7. C. In 1948, a German scientist, P.N. Witt, studied how drugs affected spiders’ webmaking and found notable differences. Web A was made by a spider on marijuana; Web B by one on amphetamine; and Web C (a normal shape) by a spider not on any drug. Spider Communication: Mechanisms and Ecological Significance, Edited by Peter N. Witt & Jerome S. Rovner, Princeton University Press, 1982.
8. D. Of the 440,000, 49,900 deaths were attributed to people who were exposed to secondhand smoke. See chart for further information. —cdc.gov/tobacco/data_statistics/tables/health/attrdeaths


9.  B. Fetal alcohol syndrome (FAS) is the most common known preventable cause of mental impairment. Babies born with FAS may have lifelong problems in learning, memory, attention, and problem solving. —pubs.niaaa.nih.gov/publications/fas/fas.htm
10. C. No matter how well-intentioned friends and family may be, only a physician is qualified to prescribe the right medication in the right dose for you. —nida.nih.gov/ResearchReports/Prescription/prescription6.html#Preventing




Soluciones: A las preguntas del reto nacional sobre el coeficiente intellectual (CI) sobre las drogas

Download and print a copy of the answer key for the Drug IQ Challenge (PDF) or scroll down for the answers.

1. C. Cuarenta y cuatro por ciento de los estudiantes del 12° grado bebieron alcohol durante el mes anterior; 21% usaron marihuana — drugabuse.gov/infofacts/HSYouthtrends.html
2. C. La marihuana puede alterar la percepción, atención, coordinación y tiempo de reacción, los cuales son necesarios para conducir con seguridad. Según las estadísticas de 2008, el alcohol sigue siendo la droga más reportada en los accidentes mortales de tráfico (32%). —nida.nih.gov/Infofacts/driving.html
3. C. La encuesta más reciente muestra que casi 12 millones de personas abusaron de los analgésicos en 2008, más que cualquier otro tipo de medicamento de prescripción. —nida.nih.gov/infofacts/PainMed.html
4. E. Hay personas que usan altas dosis de esteroides, lo cual puede inducir a todos los efectos observados, para afectar el rendimiento del cuerpo. Algunos de los efectos pueden ser permanentes. —steroidabuse.gov
5. D. Las personas que usan la cocaína arriesgan tener ataques de pánico, ataques al corazón y convulsiones, así como también nsuficiencia respiratoria, derrames cerebrales y la muerte. —nida.nih.gov/ResearchReports/Cocaine/effects.html#short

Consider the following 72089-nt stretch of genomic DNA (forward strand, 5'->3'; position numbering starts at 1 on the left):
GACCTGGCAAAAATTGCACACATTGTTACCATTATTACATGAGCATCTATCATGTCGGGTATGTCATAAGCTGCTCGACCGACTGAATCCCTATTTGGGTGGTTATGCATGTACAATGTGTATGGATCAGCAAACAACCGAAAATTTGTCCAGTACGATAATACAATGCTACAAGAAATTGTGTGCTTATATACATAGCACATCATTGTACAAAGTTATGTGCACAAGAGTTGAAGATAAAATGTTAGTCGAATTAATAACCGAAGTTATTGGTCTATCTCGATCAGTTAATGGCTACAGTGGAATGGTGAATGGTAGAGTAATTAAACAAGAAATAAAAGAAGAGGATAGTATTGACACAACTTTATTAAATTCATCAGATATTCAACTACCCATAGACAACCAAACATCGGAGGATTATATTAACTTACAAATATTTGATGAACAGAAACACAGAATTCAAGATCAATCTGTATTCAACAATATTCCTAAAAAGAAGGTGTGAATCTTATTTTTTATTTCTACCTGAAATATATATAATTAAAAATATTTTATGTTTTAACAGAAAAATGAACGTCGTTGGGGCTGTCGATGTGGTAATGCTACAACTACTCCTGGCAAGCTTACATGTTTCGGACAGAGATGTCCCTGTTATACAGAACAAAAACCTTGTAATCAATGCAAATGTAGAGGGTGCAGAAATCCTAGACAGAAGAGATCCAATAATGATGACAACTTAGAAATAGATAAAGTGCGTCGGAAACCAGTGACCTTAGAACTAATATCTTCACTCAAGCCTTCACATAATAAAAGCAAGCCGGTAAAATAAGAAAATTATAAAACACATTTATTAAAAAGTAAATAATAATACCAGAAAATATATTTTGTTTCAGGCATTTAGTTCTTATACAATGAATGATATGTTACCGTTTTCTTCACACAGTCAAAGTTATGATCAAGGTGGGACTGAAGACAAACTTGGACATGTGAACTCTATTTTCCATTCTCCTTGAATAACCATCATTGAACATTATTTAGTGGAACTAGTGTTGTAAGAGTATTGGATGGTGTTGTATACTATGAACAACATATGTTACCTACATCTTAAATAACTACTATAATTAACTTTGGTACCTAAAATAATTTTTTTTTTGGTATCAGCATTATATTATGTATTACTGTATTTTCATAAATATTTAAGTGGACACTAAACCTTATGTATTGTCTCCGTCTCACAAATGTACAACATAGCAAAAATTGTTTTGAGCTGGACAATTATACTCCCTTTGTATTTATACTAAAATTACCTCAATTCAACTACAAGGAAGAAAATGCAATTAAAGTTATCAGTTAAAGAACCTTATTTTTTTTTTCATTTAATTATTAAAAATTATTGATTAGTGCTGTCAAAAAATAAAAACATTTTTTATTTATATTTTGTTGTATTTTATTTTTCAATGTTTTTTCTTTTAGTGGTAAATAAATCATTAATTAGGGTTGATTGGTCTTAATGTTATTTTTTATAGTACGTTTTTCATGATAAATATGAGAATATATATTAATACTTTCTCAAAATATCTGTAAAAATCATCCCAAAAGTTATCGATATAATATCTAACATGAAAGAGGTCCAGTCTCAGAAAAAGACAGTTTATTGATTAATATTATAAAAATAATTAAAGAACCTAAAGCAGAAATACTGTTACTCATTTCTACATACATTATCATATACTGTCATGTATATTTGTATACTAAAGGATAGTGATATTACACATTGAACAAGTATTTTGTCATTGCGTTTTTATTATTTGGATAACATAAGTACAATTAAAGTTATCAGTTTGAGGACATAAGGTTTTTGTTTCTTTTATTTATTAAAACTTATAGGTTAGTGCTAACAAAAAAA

6. B. El THC afecta varias áreas del cerebro, incluyendo las partes que influyen en el apetito, así como en el placer, la memoria, la percepción, el dolor, el movimiento, la coordinación y más. —drugabuse.gov/tib/marijuana.html
7. C. En 1948, un científico alemán, P.N. Witt, estudió cómo las drogas afectaban la capacidad de las arañas de tejer telarañas y encontró diferencias notables. La telaraña A fue hecha por una araña intoxicada con marihuana, la B por una araña con anfetaminas y la C (una forma normal) por una araña que no había usado ninguna droga. Spider Communication: Mechanisms and Ecological Significance, Edited by Peter N. Witt & Jerome S. Rovner, Princeton University Press, 1982.
8. D. De las 440,000 muertes, 49,900 se atribuyeron a personas que estuvieron expuestas al humo del cigarrillo. Mira la tabla para más información. —cdc.gov/tobacco/data_statistics/tables/health/attrdeaths


9. B. El síndrome alcohólico fetal (SAF) es la causa más común y más conocida de retraso mental que se puede prevenir. Los bebés que nacen con SAF pueden tener problemas de por vida en el aprendizaje, la memoria, la atención y la resolución de problemas. —pubs.niaaa.nih.gov/publications/fas/fas.htm
10. C. No importan las buenas intenciones de los amigos y familiares, sólo un médico te puede recetar el medicamento y la dosis correcta. —nida.nih.gov/ResearchReports/Prescription/prescription6.html#Preventing